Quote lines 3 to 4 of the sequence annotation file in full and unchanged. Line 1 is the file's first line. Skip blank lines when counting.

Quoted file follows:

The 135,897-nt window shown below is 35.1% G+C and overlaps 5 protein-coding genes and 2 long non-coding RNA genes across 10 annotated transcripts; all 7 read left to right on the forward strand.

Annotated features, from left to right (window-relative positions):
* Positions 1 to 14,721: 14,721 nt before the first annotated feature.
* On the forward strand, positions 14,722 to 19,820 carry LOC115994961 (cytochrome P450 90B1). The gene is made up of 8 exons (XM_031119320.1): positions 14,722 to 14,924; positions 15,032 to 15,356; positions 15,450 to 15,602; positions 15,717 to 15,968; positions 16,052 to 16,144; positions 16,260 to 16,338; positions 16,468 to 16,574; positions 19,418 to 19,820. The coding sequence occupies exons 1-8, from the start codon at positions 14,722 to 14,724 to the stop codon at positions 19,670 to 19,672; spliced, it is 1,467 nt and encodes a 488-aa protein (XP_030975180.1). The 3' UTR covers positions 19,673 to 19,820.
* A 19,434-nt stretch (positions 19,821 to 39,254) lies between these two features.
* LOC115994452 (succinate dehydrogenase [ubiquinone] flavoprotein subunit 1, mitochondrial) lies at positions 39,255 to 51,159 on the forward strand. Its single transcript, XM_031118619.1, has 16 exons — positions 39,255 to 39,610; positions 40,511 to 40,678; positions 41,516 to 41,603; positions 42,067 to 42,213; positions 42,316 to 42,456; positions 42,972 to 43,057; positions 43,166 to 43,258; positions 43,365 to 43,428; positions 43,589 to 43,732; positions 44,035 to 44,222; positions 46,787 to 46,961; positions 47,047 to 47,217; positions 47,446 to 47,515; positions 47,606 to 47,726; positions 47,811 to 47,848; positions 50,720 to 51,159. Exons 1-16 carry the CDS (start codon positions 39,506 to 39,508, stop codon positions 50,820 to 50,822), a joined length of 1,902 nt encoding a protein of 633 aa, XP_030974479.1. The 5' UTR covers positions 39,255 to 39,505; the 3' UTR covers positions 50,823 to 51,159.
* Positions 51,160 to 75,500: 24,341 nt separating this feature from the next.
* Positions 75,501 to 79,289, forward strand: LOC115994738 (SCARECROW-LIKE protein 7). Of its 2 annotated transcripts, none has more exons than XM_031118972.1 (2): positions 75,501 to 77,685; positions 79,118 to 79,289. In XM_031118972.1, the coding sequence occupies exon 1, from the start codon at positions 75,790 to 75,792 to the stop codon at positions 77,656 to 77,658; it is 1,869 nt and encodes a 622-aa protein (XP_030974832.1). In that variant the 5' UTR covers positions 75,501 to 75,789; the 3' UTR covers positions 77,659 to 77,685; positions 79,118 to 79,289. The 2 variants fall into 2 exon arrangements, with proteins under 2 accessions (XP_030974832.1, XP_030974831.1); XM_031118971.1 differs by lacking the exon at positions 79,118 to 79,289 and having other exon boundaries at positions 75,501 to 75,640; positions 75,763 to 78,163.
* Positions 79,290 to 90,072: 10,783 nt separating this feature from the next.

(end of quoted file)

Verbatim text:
* Positions 1 to 14,721: 14,721 nt before the first annotated feature.
* On the forward strand, positions 14,722 to 19,820 carry LOC115994961 (cytochrome P450 90B1). The gene is made up of 8 exons (XM_031119320.1): positions 14,722 to 14,924; positions 15,032 to 15,356; positions 15,450 to 15,602; positions 15,717 to 15,968; positions 16,052 to 16,144; positions 16,260 to 16,338; positions 16,468 to 16,574; positions 19,418 to 19,820. The coding sequence occupies exons 1-8, from the start codon at positions 14,722 to 14,724 to the stop codon at positions 19,670 to 19,672; spliced, it is 1,467 nt and encodes a 488-aa protein (XP_030975180.1). The 3' UTR covers positions 19,673 to 19,820.